Gardening Basics For Dummies, 2nd Edition
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To have the garden of your dreams, make sure you pick the right plants for your hardiness zone and select the right fertilizers for your plants. If your garden is shady, this Cheat Sheet offers a list of plants made for the shade. When you're planning and measuring your garden use the handy conversion chart for metric and standard measurements.

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Gardening by USDA Plant Hardiness Zones

When choosing plants for your garden, select the plants best suited to your climate. Know your U.S. Department of Agriculture (USDA) hardiness zone and use this chart to determine the time and length of your growing season. Of course, the climate is changing, and apparently, warming up, so you may be able to move a half or 1 zone colder and still be safe.

Zone Minimum Temperature
(°F/°C)
Last Frost Date First Frost Date Typical Number of
Frost-Free Days
1 Below –50°F
Below –46°C
June 15 July 15 30
2 –50°F to –40°F
–46°C to –40°C
May 15 August 15 90
3 –40°F to –30°F
–40°C to –34°C
May 15 September 15 120
4 –30F to –20F
–34° to –29°C
May 10 September 15 125
5 –20°F to –10°F
–29°C to –23°C
April 30 October 15 165
6 –10°F to 0°F
–23°C to –18°C
April 15 October 15 180
7 0°F to 10°F
–23°C to –12°C
April 15 October 15 180
8 10°F to 20°F
–12°C to –7°C
March 10 November 15 245
9 20°F to 30°F
–7°C to –1°C
February 15 December 15 265
10 30°F to 40°F
–1°C to 4°C
January 20 December 20 335
11 40°F and up
4°C and up
Frost free Frost free 365

 

Plants That Grow in the Shade

Don’t fret if your garden gets more shade than sun; plenty of plants thrive in the shade. This chart names annuals and perennials that do well in the shade, so keep this list handy and you can decide which plants you want for your shady garden oasis.

Annuals Perennials
Wax begonia (Begonia semperflorens-cultorum) Bear’s breeches (Acanthus mollis)
Amethyst flower (Browallia) Beebalm (Monarda didyma)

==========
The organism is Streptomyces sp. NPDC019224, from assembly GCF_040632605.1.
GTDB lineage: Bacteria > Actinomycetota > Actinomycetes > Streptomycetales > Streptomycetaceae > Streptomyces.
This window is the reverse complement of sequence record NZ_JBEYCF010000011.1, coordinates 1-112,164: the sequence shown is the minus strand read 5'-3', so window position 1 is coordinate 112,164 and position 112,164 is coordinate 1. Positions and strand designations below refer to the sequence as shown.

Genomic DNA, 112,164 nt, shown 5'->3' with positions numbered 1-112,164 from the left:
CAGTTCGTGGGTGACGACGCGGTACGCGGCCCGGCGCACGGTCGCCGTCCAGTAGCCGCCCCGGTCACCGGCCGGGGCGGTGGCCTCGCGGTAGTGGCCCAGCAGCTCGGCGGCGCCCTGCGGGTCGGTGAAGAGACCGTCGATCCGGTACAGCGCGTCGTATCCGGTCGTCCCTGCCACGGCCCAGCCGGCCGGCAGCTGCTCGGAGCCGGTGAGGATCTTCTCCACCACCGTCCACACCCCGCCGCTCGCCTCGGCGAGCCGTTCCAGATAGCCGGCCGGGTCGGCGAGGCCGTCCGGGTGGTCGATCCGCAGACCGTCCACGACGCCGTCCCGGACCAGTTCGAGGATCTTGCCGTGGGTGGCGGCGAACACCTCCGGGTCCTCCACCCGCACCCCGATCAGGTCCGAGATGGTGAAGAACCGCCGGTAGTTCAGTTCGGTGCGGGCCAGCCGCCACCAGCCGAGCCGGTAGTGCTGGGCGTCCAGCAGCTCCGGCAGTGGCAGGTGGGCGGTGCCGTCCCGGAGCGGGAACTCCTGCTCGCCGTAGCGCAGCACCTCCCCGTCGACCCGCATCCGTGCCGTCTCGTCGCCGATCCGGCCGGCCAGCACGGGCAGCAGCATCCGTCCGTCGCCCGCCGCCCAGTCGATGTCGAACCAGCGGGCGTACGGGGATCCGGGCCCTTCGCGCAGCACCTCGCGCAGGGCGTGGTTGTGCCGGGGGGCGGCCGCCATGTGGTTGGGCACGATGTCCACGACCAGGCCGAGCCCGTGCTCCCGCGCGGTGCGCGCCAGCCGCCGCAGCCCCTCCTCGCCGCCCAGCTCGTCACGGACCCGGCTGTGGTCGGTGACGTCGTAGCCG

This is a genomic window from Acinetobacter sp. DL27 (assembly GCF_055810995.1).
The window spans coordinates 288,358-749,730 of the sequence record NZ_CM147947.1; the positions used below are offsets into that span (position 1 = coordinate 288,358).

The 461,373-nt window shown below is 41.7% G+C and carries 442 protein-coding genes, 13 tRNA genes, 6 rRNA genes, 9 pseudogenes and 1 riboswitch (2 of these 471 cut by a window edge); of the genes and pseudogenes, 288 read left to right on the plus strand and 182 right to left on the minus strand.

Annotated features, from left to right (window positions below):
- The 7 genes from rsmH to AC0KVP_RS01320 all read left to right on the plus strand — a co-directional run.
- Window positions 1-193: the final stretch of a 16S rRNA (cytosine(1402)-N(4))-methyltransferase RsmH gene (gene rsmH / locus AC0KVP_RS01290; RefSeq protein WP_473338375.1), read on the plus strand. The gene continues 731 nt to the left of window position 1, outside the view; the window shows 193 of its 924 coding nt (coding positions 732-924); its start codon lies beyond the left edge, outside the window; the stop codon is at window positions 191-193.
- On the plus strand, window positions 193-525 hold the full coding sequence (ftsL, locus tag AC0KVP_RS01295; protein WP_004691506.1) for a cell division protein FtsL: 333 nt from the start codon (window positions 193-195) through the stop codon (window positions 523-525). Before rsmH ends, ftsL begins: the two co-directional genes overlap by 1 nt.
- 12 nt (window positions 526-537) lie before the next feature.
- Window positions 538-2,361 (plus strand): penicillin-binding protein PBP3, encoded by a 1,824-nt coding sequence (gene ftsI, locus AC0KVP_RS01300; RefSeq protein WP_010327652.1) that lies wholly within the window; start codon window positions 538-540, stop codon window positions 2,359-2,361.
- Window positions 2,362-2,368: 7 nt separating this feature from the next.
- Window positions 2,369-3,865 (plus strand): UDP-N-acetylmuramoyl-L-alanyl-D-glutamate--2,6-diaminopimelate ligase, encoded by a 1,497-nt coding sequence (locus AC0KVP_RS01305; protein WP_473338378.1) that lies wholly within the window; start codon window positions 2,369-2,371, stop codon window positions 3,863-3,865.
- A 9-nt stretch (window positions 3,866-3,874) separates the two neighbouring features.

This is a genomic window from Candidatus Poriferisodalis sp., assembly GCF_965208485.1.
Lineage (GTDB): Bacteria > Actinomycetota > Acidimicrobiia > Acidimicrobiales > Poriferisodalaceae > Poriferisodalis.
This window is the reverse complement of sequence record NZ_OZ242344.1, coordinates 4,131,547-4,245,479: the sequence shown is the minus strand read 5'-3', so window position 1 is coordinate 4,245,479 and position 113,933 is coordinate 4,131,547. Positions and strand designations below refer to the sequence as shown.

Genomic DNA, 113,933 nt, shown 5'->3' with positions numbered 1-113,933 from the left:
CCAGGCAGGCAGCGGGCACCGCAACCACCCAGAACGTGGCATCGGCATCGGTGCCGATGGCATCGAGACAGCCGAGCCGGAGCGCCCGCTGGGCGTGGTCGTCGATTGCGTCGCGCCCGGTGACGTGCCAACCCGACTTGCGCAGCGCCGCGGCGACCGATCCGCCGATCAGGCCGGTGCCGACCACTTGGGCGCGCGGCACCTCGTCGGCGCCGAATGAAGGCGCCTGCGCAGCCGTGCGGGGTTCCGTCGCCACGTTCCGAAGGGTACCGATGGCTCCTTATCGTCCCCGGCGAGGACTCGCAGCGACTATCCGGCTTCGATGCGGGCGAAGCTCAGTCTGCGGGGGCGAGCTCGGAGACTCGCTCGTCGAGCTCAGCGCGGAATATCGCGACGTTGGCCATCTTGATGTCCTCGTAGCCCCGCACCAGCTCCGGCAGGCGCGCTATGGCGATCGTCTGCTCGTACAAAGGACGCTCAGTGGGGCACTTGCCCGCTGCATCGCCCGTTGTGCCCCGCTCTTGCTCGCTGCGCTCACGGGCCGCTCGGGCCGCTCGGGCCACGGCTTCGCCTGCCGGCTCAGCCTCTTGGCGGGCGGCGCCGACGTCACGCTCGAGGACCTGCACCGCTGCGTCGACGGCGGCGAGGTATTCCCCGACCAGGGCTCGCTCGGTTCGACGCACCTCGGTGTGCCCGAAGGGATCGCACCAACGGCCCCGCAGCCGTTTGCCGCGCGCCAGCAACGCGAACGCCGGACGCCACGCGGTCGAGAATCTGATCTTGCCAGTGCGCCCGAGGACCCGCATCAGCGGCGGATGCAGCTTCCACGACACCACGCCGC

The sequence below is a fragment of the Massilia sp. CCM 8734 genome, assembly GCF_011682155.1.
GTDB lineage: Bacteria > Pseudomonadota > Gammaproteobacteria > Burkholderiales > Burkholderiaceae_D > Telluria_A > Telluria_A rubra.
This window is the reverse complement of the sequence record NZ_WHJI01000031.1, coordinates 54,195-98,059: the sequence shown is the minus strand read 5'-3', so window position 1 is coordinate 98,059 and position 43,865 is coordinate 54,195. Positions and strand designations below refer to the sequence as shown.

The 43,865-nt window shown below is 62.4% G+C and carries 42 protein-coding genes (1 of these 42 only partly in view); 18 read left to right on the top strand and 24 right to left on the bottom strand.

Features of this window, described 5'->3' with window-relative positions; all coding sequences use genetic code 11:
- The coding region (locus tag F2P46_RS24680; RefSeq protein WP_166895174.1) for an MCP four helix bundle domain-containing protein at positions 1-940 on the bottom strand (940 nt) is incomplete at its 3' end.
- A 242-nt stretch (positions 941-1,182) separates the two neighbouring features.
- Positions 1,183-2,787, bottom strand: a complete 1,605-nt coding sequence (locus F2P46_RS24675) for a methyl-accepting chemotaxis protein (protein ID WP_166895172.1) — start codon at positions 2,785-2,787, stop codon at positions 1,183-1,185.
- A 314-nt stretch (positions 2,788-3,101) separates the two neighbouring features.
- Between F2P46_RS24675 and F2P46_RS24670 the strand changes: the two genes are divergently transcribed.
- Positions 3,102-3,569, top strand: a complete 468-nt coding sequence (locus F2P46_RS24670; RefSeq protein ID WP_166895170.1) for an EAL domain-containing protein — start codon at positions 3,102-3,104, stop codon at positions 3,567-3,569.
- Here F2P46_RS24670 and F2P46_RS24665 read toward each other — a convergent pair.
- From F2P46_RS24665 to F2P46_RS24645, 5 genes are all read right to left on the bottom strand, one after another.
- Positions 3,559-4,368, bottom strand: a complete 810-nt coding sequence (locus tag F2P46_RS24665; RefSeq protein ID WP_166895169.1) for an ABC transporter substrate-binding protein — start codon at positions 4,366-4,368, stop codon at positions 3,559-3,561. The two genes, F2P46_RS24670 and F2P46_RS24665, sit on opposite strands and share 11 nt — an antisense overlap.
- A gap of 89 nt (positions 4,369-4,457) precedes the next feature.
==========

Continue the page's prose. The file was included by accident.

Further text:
Canterbury bells (Campanula medium) Bellflower (Campanula portenschlagiana)
Coleus (Coleus spp.) Bergenia (Bergenia crassifolia)
Impatiens Impatiens spp.) Bleeding heart (Dicentra spectabilis, recently changed to Lamprocapnos spectabilis )
Lobelia (Lobelia ssp.) Columbine (Aquilegia)
Monkey flower (Mimulus) False spirea (Astilbe)
Forget-me-not (Myosotis sylvatica) Globeflower (Trollius)
Flowering tobacco (Nicotiana alata) Hosta (Hosta spp.)
Love-in-a-mist (Nigella damascena) Lady’s mantle (Alchemilla mollis)
Scarlet sage (Salvia splendens) Lungwort (Pulmonaria)
Black-eyed Susan vine (Thunbergia alata) Meadow-rue (Thalictrum)
Wishbone flower (Torenia fournieri) Siberian iris (Iris sibirica)

 

Key Measurement Conversions for Gardening

Surprisingly, a great deal of measuring goes into garden planning. If you need to change between metric and English (U.S. standard) units, use this basic conversion chart to make sense of it all when planning your garden.

Type of Measurement Metric to English English to Metric
Distance 1 centimeter = 0.4 inch 1 inch = 2.5 centimeters
1 meter = 39 inches = 1.1 yards 1 yard = 0.9 meter
1 kilometer = 0.6 mile 1 mile = 1.6 kilometers
Volume 1 liter = 1.1 quarts 1 quart = 0.9 liter
Mass/weight 1 kilogram = 2.2 pounds 1 pound = 0.4 kilogram
1 gram = 0.04 ounce 1 ounce = 31 grams

 

Fertilizers for Your Garden

Fertilizing is an important part of gardening because given at the right time, fertilizers can really give your plants a boost. When you’re trying to decide on which fertilizer to use, keep this list handy to make sense of fertilizer terminology:

  • Complete fertilizers: These fertilizers contain all three macronutrients: nitrogen (N), phosphorus (P), and potassium (K).
  • Incomplete fertilizers: Incomplete fertilizers are missing one or more of the macronutrients, usually the P or the K.
  • Chelated micronutrients: If your plants don’t get nicely green (they remain mottled yellow and green, or just yellow), no matter how much nitrogen you apply, you probably have a deficiency of micronutrients — iron, manganese, or zinc. These fertilizers are in a form that allows a plant to absorb them more quickly than the more commonly available sulfated forms.
  • Organic fertilizers: Organic means these fertilizers derive their nutrients from something that was once alive. Examples include blood meal, fish emulsion, and manure.
  • Slow-release fertilizers: These fertilizers provide nutrients to plants at specific rates under particular conditions. Some slow-release fertilizers can deliver the benefits of their nutrients for as long as eight months.
  • Foliar fertilizers: Apply this plant food to leaves rather than to the roots (ground). You can use most liquid fertilizers as foliar fertilizers, but make sure the label says you can.

About This Article

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About the book authors:

Steven A. Frowine is a noted professional horticulturist and a longtime avid gardener and communicator. The National Gardening Association is the leading garden-based educational nonprofit organization in the United States, providing resources at garden.org and kidsgardening.org.

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